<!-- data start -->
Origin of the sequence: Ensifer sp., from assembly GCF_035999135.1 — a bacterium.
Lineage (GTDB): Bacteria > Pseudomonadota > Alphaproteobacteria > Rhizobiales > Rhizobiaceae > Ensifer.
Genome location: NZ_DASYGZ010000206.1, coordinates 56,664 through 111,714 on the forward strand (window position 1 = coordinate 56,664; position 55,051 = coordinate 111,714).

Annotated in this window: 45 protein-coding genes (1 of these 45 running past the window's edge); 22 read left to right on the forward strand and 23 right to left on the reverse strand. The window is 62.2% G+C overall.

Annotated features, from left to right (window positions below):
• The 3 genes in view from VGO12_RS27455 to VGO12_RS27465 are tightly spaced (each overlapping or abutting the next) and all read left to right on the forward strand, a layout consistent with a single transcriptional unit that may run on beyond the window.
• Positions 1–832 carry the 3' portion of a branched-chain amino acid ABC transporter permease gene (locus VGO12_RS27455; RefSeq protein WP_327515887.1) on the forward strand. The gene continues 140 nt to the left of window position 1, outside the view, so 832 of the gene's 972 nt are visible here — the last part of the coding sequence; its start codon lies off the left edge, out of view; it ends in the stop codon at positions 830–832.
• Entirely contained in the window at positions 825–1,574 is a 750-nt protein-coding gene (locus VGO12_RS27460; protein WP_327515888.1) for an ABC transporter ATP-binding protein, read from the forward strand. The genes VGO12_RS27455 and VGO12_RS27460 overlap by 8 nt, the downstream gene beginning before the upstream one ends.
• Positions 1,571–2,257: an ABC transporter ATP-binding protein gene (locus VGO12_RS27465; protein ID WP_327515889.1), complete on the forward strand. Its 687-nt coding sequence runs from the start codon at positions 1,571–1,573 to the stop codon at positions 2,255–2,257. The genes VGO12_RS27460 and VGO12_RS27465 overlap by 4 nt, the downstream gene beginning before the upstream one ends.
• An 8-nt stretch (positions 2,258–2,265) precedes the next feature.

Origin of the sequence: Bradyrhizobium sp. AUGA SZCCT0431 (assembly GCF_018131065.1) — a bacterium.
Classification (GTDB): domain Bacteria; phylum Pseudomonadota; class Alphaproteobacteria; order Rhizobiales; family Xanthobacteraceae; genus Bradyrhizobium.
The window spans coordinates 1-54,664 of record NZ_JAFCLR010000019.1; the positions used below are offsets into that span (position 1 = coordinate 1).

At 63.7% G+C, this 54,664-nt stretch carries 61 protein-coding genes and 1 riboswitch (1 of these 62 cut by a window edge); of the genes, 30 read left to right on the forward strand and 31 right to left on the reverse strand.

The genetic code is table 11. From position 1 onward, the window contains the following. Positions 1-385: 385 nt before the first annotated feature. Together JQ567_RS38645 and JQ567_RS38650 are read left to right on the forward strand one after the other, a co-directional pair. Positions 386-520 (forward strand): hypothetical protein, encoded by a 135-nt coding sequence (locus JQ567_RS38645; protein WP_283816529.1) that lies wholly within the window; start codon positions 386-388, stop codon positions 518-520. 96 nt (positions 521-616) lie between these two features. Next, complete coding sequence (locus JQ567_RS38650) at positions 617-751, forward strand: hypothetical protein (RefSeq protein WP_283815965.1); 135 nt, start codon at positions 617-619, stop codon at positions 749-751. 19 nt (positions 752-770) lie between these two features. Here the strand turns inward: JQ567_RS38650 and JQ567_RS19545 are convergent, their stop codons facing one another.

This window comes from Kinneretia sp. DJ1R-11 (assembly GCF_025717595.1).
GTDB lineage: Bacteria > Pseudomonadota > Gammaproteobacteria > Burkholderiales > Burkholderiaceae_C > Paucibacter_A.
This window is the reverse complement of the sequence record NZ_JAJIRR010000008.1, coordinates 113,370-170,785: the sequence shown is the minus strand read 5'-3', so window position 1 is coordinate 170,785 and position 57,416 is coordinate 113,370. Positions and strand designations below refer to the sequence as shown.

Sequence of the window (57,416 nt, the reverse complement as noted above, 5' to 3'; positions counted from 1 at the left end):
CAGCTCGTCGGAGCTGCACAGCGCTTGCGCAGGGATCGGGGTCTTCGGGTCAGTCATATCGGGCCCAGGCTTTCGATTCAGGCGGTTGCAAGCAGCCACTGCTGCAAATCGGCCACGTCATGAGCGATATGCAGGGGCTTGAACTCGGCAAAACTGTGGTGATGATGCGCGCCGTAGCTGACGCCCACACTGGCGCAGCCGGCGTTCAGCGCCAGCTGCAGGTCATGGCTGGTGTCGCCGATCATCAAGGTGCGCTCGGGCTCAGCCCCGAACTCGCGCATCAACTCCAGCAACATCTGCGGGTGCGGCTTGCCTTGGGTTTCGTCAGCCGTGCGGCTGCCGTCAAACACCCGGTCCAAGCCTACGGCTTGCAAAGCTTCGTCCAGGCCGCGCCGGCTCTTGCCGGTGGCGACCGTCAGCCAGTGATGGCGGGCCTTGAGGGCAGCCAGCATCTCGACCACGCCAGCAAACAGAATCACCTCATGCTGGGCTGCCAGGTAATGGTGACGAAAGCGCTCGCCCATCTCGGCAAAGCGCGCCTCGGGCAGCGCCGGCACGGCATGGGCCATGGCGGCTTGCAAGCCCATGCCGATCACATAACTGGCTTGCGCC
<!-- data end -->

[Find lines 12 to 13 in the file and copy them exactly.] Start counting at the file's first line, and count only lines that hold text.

Classification (GTDB): domain Bacteria; phylum Pseudomonadota; class Alphaproteobacteria; order Rhizobiales; family Xanthobacteraceae; genus Bradyrhizobium.
The window spans coordinates 1-54,664 of record NZ_JAFCLR010000019.1; the positions used below are offsets into that span (position 1 = coordinate 1).